In addition, the record contains a report prepared by a vocational evaluator following a two-day consultation in early August 1983. The report indicates that Groeper performed most of the assigned tasks at a low-competitive employment potential or sheltered employment level. Id. at 223-24. The evaluator observed that Groeper, although somewhat slow, was able to follow simple instructions and to complete all of the assigned tasks. When questioned about whether he wanted to work, Groeper stated: "No, but the money would help." Id. at 224. The counsellor recommended no further vocational services for Groeper until he "demonstrate[d] a desire to pursue employment." Id.
Groeper's next series of examinations began after he applied for disability benefits. On April 1, 1988, Joseph M. Long, Ph.D., performed a psychological evaluation on Groeper and determined that Groeper's full-scale IQ was 77, which placed him in the "Borderline range of intelligence." Id. at 205. He diagnosed a moderate memory impairment based on Groeper's inability to recall details from an oral narrative, to recall numbers held in short-term auditory memory, and to learn word pairings. Id. According to Long's report, Groeper was able to understand and follow the instructions given during the examination. Id. at 204. Long opined that Groeper was capable of handling his own financial affairs. Id. at 205.
Eugene Adelmann, M.D., conducted a neurological evaluation of Groeper on April 27, 1988. He concluded that Groeper suffered from a "residual encephalopathy with significant immediate short term and remote memory deficits." Id. at 194. Adelmann doubted that Groeper could handle his basic personal and financial affairs and believed that Groeper suffered from a "pre-existing learning disability or at least dull normal intelligence." Id.
On May 24, 1988, Herbert R. Berger, a licensed psychologist, conducted a comprehensive neuropsychological evaluation of Groeper. Berger concluded that Groeper's full-scale IQ was 89, which placed him "in the highest reaches of the dull normal intellectual range." Id. at 186. Briefly summarized, he determined that Groeper had a short attention span; was slow to learn nonverbal tasks; may be unable to follow verbal or written directions; had problems with reading, math and paper skills; and had impaired general memory functions. Id. at 186-87. Berger concluded that Groeper suffered from at least moderate to severe brain damage. Id. at 187.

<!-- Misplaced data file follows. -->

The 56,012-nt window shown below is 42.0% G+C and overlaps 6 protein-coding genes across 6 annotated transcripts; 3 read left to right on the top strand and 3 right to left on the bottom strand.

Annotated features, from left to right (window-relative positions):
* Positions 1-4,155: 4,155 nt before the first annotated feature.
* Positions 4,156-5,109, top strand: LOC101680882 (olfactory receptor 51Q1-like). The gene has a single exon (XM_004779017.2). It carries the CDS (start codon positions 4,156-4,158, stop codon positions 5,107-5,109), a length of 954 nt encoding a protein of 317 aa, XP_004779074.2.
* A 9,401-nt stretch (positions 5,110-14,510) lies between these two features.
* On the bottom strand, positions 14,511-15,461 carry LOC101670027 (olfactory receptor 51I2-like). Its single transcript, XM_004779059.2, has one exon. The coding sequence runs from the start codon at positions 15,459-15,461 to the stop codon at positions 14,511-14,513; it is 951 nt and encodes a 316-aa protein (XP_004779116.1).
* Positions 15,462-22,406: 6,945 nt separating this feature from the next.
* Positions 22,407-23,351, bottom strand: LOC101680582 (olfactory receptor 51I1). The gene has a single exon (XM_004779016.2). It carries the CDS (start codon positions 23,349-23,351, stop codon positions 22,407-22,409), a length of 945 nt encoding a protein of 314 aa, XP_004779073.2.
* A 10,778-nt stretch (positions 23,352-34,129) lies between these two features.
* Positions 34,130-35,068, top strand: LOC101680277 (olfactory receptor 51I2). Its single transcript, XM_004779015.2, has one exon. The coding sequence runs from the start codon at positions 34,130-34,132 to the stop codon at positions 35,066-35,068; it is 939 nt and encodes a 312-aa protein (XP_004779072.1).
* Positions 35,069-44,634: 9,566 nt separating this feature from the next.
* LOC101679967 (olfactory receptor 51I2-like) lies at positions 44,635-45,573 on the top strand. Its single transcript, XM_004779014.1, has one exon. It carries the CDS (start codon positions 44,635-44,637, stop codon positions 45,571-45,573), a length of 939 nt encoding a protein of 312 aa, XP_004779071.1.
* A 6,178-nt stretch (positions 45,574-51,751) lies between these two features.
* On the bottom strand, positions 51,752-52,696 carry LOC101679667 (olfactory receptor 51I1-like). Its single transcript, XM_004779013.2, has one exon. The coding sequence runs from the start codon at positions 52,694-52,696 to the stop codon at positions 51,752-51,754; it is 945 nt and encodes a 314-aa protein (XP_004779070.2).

At the administrative hearing, Mr. Berger testified that he used the Wechsler Adult Intelligence Scale (WAIS), which overstates an IQ determined by the Wechsler Adult Intelligence Scale-Revised (WAIS-R) by about ten points. Id. at 40. Groeper's previous IQ tests, which resulted in full-scale scores of 75 and 77, were WAIS-R tests.
In addition to submitting a report on his evaluation of Groeper, Berger testified at the administrative hearing. He stated that Groeper would have difficulty following instructions and concentrating on his work. Groeper would have trouble with jobs that require "hand-eye coordination, finger dexterity, [and] manual dexterity." Id. at 30. He stated that Groeper suffered from aphasia (the inability to understand verbal or written communication), dyscalculia (the inability to do arithmetic), dysnomia (the inability to name objects seen), dyspraxia (the inability of the brain to tell the hands what to do), spelling dysgnosia (the inability to spell), and dysarthria (the inability to reproduce sound). Id. at 33-35.
Alan Michel, a vocational rehabilitation counsellor for the State of Missouri, also testified. He stated that, based on Groeper's medical and psychological evaluations, he had determined that Groeper suffered from a major handicap. Thus, he had certified that Groeper was not employable in competitive industry, but that Groeper had the capacity for sheltered workshop employment. Id. at 45-46. Michel also stated that Groeper has had difficulty following the rules at the sheltered workshop, although he did not elaborate. Id. at 48.
Groeper's mother testified at the administrative hearing that Groeper was not the same as he was before the accident. Id. at 50. She indicated that before the accident Groeper lived by himself and maintained steady employment, but that he has been unable to do so since the accident. Further, she testified that since the accident he sometimes forgets telephone messages; he sometimes forgets, in mid-sentence, what he is talking about; and he sometimes does not understand explanations. Id. at 51-52.
At the time of the hearing, Groeper lived at home. However, it appears that he has lived on his own at least part of the time since the accident. See Administrative Record at 214, 216, 220.
Finally, Groeper testified briefly at the hearing. He was not sure whether he was twenty-seven or twenty-eight years of age and stated that he barely remembered his accident. Id. at 54-55. He stated that since the accident the only work that he had done was helping transport scrap cars to St. Louis and mowing a neighbor's lawn. Id. at 56. Groeper also testified that, although he had once smoked in a restroom, he was not aware that he had violated any other rules at the sheltered workshop. Id. at 55.